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Isabel Cooper painting during the 1925 Arcturus expedition
23/02/2024 History of Galapagos Women in science

Isabel Cooper: A pioneering woman in Galapagos

Isabel Cooper was one of the first professional women to work in Galapagos, an artist on board the Harrison Williams Expedition to the Archipelago in 1923.

Photograph of Henry Nicholls

Henry Nicholls

Henry Nicholls is a GCT Ambassador and editor of 'Galapagos Matters' magazine. He works as a secondary school teacher but has also spent many years as a freelance science journalist specialising in evolutionary biology, the environment, conservation and history of science. He has written two books about Galapagos, 'Lonesome George: The Life and Loves of a Conservation Icon' and 'The Galapagos: A Natural History'.

Although the expedition spent just four days in Galapagos and did not make any major contributions to Galapagos science, it did bring the Islands alive and to a mass global audience through the publication of Galapagos: World’s End by expedition leader William Beebe exactly 100 years ago in 1924.

The book – with a stunning watercolour frontispiece of a land iguana by Cooper – was an instant hit, the first print-run selling out within weeks and the book staying in the New York Times’ top ten list for months. Within a few years of publication, there had been a rapid increase in the number of private yachts in the islands, characterised by concerned Quito residents as a “Yankee Invasion”. Beebe’s romanticised view of Galapagos is thought to have inspired the arrival of over 100 Norwegians in the late 1920s. It also struck a chord with German doctor Friedrich Ritter and his former patient Dore Strauch, whose Nietzschean romanticism led them to start a new life on the then-uninhabited Floreana in 1929.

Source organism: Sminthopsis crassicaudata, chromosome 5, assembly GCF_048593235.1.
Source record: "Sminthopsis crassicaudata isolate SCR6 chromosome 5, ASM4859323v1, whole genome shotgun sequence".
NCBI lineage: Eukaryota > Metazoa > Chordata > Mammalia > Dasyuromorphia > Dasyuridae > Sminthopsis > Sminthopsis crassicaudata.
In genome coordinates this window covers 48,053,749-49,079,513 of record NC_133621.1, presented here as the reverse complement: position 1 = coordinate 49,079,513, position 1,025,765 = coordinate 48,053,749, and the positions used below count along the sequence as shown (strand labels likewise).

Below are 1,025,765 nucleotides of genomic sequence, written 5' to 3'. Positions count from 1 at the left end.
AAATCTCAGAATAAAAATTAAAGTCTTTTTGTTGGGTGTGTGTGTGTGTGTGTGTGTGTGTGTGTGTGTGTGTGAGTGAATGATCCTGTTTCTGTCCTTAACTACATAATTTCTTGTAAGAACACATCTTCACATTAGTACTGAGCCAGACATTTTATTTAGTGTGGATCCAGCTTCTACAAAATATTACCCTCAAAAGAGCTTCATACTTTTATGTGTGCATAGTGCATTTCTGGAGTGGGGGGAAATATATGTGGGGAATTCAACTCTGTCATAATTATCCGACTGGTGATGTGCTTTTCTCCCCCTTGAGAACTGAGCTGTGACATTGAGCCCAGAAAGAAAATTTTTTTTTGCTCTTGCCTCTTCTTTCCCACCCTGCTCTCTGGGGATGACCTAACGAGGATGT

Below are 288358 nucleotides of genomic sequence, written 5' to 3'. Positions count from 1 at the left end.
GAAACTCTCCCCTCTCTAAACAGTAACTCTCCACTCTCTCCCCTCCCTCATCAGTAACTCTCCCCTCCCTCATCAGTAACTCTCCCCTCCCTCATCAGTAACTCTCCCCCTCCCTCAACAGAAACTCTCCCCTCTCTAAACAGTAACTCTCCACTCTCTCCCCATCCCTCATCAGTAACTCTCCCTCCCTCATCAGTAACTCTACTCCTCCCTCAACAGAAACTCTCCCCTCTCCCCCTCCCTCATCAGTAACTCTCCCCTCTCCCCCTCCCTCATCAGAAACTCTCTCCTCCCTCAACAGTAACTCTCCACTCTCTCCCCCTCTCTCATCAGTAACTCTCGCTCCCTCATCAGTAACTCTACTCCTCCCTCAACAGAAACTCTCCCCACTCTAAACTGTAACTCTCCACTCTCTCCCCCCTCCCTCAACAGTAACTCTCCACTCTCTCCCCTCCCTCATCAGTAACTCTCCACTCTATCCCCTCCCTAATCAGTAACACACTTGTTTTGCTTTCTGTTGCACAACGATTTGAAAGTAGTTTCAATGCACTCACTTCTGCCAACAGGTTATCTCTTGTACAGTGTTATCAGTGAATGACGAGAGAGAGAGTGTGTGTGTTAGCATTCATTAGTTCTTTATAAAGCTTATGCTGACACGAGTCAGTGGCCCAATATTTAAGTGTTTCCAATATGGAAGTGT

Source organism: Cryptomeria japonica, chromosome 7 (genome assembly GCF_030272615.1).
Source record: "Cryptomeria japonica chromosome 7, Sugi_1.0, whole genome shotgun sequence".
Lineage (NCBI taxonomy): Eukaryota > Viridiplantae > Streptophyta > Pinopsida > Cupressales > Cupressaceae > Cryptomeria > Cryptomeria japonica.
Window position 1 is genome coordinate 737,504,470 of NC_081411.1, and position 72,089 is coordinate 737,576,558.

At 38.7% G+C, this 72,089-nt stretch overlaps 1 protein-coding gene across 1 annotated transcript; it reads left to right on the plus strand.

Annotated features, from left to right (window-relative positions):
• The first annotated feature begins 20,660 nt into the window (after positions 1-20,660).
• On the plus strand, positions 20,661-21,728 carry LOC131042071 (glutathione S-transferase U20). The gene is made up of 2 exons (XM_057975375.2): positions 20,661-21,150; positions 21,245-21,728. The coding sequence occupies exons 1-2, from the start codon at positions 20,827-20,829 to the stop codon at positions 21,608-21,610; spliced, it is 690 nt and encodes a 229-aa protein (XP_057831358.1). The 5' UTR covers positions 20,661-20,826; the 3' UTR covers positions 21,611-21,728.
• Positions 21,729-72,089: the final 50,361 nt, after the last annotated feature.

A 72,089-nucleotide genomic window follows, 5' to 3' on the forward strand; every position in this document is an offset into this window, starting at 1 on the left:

“The lavish illustrations and Beebe’s excellent narrative did more to bring the Galapagos to public attention than any other book since the Voyage of the Beagle,” wrote zoologist John Treherne in The Galapagos Affair, the mysterious story of Ritter and Strauch’s doomed adventure.

Isabel Cooper's illustration of a Galapagos land iguana from 'Galapagos: World's End'
Isabel Cooper's illustration of a Galapagos land iguana from 'Galapagos: World's End'

Cooper was born in 1892 in Tacoma, Washington and studied art at Barnard College and Columbia University before Beebe hired her as a staff artist to paint animals collected during expeditions of the New York Zoological Society (NYZS). Cooper was unusual for her determination to paint live animals so as to capture their colour and character.

“The only way to pose them is to hold them still with one hand, and draw them with the other,” she explained in a feature on her that appeared in The Woman Citizen. She made five trips to the Zoological Society’s tropical research station in Guiana, two to Galapagos and one to Venezuela, had several exhibitions of her artwork and was made an honorary life member of the NYZS in 1922.

Henry Nicholls - The Galapagos

The Galápagos: A Natural History

Henry Nicholls’ fantastic book gives a brilliant overview of the history of the Enchanted Isles, from their volcanic origin all the way through to the arrival and impact of humans. This is a must-read, whether you are a first time visitor or an old Galapagos hand.

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